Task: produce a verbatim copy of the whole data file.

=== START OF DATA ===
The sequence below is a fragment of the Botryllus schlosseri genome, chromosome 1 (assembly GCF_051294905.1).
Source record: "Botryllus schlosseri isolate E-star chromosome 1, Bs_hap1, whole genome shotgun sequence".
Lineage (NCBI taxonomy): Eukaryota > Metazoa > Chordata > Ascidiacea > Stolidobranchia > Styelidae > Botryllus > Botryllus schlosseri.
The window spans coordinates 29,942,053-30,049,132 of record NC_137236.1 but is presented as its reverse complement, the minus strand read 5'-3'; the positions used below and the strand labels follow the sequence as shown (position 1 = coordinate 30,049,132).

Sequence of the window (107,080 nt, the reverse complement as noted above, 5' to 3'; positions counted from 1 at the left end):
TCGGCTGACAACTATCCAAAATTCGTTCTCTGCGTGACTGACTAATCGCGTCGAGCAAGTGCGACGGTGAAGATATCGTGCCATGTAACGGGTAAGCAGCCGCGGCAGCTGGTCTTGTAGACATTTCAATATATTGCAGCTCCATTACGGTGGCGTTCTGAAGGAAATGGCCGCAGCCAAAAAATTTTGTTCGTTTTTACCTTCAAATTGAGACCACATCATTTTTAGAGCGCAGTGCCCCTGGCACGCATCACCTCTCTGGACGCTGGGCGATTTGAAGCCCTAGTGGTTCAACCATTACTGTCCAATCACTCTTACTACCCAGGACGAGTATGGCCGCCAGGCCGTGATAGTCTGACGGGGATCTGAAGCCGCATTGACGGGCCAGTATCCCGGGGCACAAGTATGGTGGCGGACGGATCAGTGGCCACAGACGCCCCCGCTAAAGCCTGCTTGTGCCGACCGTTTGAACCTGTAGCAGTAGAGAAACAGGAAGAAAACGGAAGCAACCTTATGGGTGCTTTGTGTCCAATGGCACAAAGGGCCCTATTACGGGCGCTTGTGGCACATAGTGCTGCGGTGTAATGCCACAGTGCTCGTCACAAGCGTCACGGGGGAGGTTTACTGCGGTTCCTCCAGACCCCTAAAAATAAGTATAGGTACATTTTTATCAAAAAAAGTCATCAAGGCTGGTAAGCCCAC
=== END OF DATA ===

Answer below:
The sequence below is a fragment of the Botryllus schlosseri genome, chromosome 1 (assembly GCF_051294905.1).
Source record: "Botryllus schlosseri isolate E-star chromosome 1, Bs_hap1, whole genome shotgun sequence".
Lineage (NCBI taxonomy): Eukaryota > Metazoa > Chordata > Ascidiacea > Stolidobranchia > Styelidae > Botryllus > Botryllus schlosseri.
The window spans coordinates 29,942,053-30,049,132 of record NC_137236.1 but is presented as its reverse complement, the minus strand read 5'-3'; the positions used below and the strand labels follow the sequence as shown (position 1 = coordinate 30,049,132).

Sequence of the window (107,080 nt, the reverse complement as noted above, 5' to 3'; positions counted from 1 at the left end):
TCGGCTGACAACTATCCAAAATTCGTTCTCTGCGTGACTGACTAATCGCGTCGAGCAAGTGCGACGGTGAAGATATCGTGCCATGTAACGGGTAAGCAGCCGCGGCAGCTGGTCTTGTAGACATTTCAATATATTGCAGCTCCATTACGGTGGCGTTCTGAAGGAAATGGCCGCAGCCAAAAAATTTTGTTCGTTTTTACCTTCAAATTGAGACCACATCATTTTTAGAGCGCAGTGCCCCTGGCACGCATCACCTCTCTGGACGCTGGGCGATTTGAAGCCCTAGTGGTTCAACCATTACTGTCCAATCACTCTTACTACCCAGGACGAGTATGGCCGCCAGGCCGTGATAGTCTGACGGGGATCTGAAGCCGCATTGACGGGCCAGTATCCCGGGGCACAAGTATGGTGGCGGACGGATCAGTGGCCACAGACGCCCCCGCTAAAGCCTGCTTGTGCCGACCGTTTGAACCTGTAGCAGTAGAGAAACAGGAAGAAAACGGAAGCAACCTTATGGGTGCTTTGTGTCCAATGGCACAAAGGGCCCTATTACGGGCGCTTGTGGCACATAGTGCTGCGGTGTAATGCCACAGTGCTCGTCACAAGCGTCACGGGGGAGGTTTACTGCGGTTCCTCCAGACCCCTAAAAATAAGTATAGGTACATTTTTATCAAAAAAAGTCATCAAGGCTGGTAAGCCCAC